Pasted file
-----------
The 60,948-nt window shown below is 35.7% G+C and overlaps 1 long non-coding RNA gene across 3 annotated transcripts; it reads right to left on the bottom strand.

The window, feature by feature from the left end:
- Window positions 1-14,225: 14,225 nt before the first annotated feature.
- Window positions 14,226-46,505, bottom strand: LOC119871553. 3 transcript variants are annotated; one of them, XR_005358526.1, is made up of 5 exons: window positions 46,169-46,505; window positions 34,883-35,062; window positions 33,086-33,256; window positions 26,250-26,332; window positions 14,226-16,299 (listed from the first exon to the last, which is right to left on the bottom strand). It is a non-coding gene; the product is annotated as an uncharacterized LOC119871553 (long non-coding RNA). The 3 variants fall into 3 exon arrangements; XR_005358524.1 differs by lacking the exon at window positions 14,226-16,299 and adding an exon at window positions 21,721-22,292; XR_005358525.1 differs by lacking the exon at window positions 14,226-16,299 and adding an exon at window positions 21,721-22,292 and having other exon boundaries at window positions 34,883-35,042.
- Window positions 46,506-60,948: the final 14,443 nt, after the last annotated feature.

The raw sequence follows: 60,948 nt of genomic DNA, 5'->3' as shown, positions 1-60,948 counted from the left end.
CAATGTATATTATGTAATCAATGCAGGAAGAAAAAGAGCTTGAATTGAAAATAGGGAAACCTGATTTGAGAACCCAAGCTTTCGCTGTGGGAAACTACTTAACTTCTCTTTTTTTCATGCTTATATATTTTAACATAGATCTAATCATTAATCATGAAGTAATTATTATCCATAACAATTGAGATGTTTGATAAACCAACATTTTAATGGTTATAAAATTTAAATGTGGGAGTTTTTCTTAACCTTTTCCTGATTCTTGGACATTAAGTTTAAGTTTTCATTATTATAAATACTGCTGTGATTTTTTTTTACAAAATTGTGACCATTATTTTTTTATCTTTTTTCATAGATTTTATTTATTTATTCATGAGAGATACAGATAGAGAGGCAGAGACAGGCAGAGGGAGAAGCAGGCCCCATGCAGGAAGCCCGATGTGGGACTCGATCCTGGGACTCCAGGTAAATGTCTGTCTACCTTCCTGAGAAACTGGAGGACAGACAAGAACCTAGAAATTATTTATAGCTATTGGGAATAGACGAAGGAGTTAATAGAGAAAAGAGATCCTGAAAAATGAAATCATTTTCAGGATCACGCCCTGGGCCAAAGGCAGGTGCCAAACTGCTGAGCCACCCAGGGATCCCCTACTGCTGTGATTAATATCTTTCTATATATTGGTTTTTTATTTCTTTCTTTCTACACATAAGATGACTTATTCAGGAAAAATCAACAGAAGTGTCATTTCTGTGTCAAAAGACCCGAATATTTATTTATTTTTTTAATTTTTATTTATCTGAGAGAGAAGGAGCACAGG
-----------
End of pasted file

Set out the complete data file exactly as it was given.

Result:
The 60,948-nt window shown below is 35.7% G+C and overlaps 1 long non-coding RNA gene across 3 annotated transcripts; it reads right to left on the bottom strand.

The window, feature by feature from the left end:
- Window positions 1-14,225: 14,225 nt before the first annotated feature.
- Window positions 14,226-46,505, bottom strand: LOC119871553. 3 transcript variants are annotated; one of them, XR_005358526.1, is made up of 5 exons: window positions 46,169-46,505; window positions 34,883-35,062; window positions 33,086-33,256; window positions 26,250-26,332; window positions 14,226-16,299 (listed from the first exon to the last, which is right to left on the bottom strand). It is a non-coding gene; the product is annotated as an uncharacterized LOC119871553 (long non-coding RNA). The 3 variants fall into 3 exon arrangements; XR_005358524.1 differs by lacking the exon at window positions 14,226-16,299 and adding an exon at window positions 21,721-22,292; XR_005358525.1 differs by lacking the exon at window positions 14,226-16,299 and adding an exon at window positions 21,721-22,292 and having other exon boundaries at window positions 34,883-35,042.
- Window positions 46,506-60,948: the final 14,443 nt, after the last annotated feature.

The raw sequence follows: 60,948 nt of genomic DNA, 5'->3' as shown, positions 1-60,948 counted from the left end.
CAATGTATATTATGTAATCAATGCAGGAAGAAAAAGAGCTTGAATTGAAAATAGGGAAACCTGATTTGAGAACCCAAGCTTTCGCTGTGGGAAACTACTTAACTTCTCTTTTTTTCATGCTTATATATTTTAACATAGATCTAATCATTAATCATGAAGTAATTATTATCCATAACAATTGAGATGTTTGATAAACCAACATTTTAATGGTTATAAAATTTAAATGTGGGAGTTTTTCTTAACCTTTTCCTGATTCTTGGACATTAAGTTTAAGTTTTCATTATTATAAATACTGCTGTGATTTTTTTTTACAAAATTGTGACCATTATTTTTTTATCTTTTTTCATAGATTTTATTTATTTATTCATGAGAGATACAGATAGAGAGGCAGAGACAGGCAGAGGGAGAAGCAGGCCCCATGCAGGAAGCCCGATGTGGGACTCGATCCTGGGACTCCAGGTAAATGTCTGTCTACCTTCCTGAGAAACTGGAGGACAGACAAGAACCTAGAAATTATTTATAGCTATTGGGAATAGACGAAGGAGTTAATAGAGAAAAGAGATCCTGAAAAATGAAATCATTTTCAGGATCACGCCCTGGGCCAAAGGCAGGTGCCAAACTGCTGAGCCACCCAGGGATCCCCTACTGCTGTGATTAATATCTTTCTATATATTGGTTTTTTATTTCTTTCTTTCTACACATAAGATGACTTATTCAGGAAAAATCAACAGAAGTGTCATTTCTGTGTCAAAAGACCCGAATATTTATTTATTTTTTTAATTTTTATTTATCTGAGAGAGAAGGAGCACAGG